In the case of Miller v. Pa. R. R. Co., 256 Pa. 142, 100 A. 654 (1917), cited by plaintiff, it is held that the party having the right of action is to be determined at the time suit is brought. There the Court said:

"It is conceded that, had she predeceased her husband, the children would have been the proper parties plaintiff. No logical reason appears why the mere circumstance of her having survived her husband and died without bringing suit should make a difference so far as the right of plaintiff to sue is concerned."

Our statute is modeled after the Pennsylvania statute. Although the Pennsylvania statute includes additional language not included in our statute specifying those entitled to recover damages in a death action, the principle laid down in Pennsylvania is applicable to the case at bar.

The Supreme Court of Ohio in Garrard v. Mahoning Valley R. R. Co., 100 Ohio 212, 126 N.E. 53 (1919) also has held that the beneficiary of a suit under the wrongful death statute should be determined at the time suit is brought. There, husband and wife were killed in a common disaster, the wife dying two hours after the husband. The Ohio death statute provides for a right of action in the personal representative for the benefit of the surviving spouse or for other enumerated close kin. It was held that the fact of the wife's two hour survival did not vest a right in her to the exclusion of others, but that the right was for the benefit of the first member of the statutory class still living when the suit was brought. See also Wells-Dickey Trust Co. v. Chicago, B. & O. Ry. Co., 159 Minn. 417, 199 N.W. 101 (1924).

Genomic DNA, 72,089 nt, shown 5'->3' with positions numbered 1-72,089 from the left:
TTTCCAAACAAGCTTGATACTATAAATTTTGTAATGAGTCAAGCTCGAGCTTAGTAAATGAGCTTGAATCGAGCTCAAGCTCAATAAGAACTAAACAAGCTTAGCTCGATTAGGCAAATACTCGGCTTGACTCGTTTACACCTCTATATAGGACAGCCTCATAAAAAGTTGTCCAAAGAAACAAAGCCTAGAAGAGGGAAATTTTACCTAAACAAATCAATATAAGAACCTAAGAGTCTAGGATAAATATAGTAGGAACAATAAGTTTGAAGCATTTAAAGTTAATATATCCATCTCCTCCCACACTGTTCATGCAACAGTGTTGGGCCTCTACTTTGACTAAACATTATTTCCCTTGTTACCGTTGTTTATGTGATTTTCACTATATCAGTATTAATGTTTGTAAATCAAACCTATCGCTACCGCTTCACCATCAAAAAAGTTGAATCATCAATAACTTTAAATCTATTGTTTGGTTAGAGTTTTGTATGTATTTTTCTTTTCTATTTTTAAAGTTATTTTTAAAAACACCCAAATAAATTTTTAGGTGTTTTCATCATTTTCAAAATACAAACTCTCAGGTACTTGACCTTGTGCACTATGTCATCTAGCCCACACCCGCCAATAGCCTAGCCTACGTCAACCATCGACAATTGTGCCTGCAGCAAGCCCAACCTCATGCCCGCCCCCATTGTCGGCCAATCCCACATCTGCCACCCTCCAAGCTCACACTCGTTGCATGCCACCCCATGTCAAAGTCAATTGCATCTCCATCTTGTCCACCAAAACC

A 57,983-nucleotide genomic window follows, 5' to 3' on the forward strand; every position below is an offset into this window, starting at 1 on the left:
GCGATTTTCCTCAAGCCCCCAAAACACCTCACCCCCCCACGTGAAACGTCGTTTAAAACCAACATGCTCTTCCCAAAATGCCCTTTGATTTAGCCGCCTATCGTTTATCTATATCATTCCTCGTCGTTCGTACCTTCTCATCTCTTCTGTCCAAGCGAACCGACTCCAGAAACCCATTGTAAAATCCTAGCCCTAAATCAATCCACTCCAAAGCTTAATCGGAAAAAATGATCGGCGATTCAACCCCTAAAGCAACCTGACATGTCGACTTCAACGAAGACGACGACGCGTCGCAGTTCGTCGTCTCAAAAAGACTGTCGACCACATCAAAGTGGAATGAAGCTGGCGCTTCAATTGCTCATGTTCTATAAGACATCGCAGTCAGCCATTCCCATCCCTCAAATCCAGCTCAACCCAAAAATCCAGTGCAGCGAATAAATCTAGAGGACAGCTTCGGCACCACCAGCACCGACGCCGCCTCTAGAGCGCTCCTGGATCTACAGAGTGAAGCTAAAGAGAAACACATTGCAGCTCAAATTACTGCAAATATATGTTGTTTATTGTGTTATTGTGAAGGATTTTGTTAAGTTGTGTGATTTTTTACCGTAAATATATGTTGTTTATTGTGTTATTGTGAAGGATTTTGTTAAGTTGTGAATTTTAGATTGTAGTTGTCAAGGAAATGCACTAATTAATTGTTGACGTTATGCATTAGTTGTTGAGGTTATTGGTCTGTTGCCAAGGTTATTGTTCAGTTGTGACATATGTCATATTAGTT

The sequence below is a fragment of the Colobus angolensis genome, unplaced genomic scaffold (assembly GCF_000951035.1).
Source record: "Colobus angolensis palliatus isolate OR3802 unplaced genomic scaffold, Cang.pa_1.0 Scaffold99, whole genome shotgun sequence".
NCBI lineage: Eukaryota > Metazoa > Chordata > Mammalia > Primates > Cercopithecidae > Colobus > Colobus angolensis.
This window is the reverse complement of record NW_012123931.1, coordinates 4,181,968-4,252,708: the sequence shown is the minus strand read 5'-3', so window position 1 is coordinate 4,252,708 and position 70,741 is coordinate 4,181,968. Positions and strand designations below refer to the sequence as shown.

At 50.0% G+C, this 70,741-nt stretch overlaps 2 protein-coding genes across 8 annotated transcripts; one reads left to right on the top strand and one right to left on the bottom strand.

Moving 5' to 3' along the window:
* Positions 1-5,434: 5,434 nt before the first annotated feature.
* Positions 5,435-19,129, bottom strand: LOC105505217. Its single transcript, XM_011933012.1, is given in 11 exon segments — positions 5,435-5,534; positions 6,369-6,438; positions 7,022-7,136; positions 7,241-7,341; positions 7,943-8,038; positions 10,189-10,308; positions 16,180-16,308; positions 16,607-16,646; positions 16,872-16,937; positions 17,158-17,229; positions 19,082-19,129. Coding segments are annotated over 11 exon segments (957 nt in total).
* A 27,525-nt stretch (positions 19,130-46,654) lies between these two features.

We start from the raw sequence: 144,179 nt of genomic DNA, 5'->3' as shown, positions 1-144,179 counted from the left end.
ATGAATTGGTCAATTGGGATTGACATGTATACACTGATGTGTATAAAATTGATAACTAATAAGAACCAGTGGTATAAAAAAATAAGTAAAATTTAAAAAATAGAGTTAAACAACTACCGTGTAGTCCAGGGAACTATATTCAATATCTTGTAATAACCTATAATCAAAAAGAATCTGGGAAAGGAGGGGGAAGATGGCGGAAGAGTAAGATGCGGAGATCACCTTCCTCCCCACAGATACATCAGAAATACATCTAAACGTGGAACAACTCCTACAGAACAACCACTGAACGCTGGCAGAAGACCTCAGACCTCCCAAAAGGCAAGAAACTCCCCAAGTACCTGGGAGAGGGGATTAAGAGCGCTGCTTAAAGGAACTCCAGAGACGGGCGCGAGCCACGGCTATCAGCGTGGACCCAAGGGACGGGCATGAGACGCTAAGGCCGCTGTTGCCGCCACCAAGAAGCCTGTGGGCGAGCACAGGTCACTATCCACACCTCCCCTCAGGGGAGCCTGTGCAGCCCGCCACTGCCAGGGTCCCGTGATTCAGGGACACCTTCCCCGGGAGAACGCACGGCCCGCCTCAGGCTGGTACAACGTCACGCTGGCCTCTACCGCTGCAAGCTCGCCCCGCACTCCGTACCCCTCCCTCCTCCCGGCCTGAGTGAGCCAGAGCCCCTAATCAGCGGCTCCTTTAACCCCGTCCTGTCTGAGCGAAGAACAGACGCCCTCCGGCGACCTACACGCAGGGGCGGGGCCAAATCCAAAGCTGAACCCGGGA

The opposite view has been taken in White v. Atchison, Topeka and Santa Fe Ry. Co., 125 Kan. 537, 265 P. 73, 59 A.L.R. 749 (1928). There the husband and wife died in a common disaster and the wife survived her husband for two hours. The Kansas statute gives the representative of the deceased a right of action for the benefit of the surviving spouse and children or next of kin. It was held that the wife's *458 survival vested a property right in her which inured to her exclusive benefit, even though not reduced to money in her lifetime.

In Betz v. Kansas City Southern Ry. Co., 314 Mo. 390, 284 S.W. 455 (1926) the husband survived for a short time after his wife's death. The Missouri statute sets out a preferred order of beneficiaries entitled to bring suit, the last of whom is the personal representative of the deceased. It was held that this statute conferred no right on the representative in the case where the husband survived even though not long enough to bring suit.

In Cibulla v. Pennsylvania-Reading Seashore Lines, 50 A.2d 461, 25 N.J.Misc. 98 (N. J. Common Pleas 1946), the widow survived, as did the mother of the deceased. The New Jersey statute provides for recovery by the personal representative and distribution of the proceeds according to the law of intestate distribution. In refusing to permit the mother to be joined as a plaintiff, the Court stated:

"The rights of the persons who would be entitled to sue and recover are fixed and determined as of the date of the death of the deceased. This class can neither be enlarged, nor can any member of the class be excluded from participation by reason of his own death subsequent to that of the person for whose death action is brought."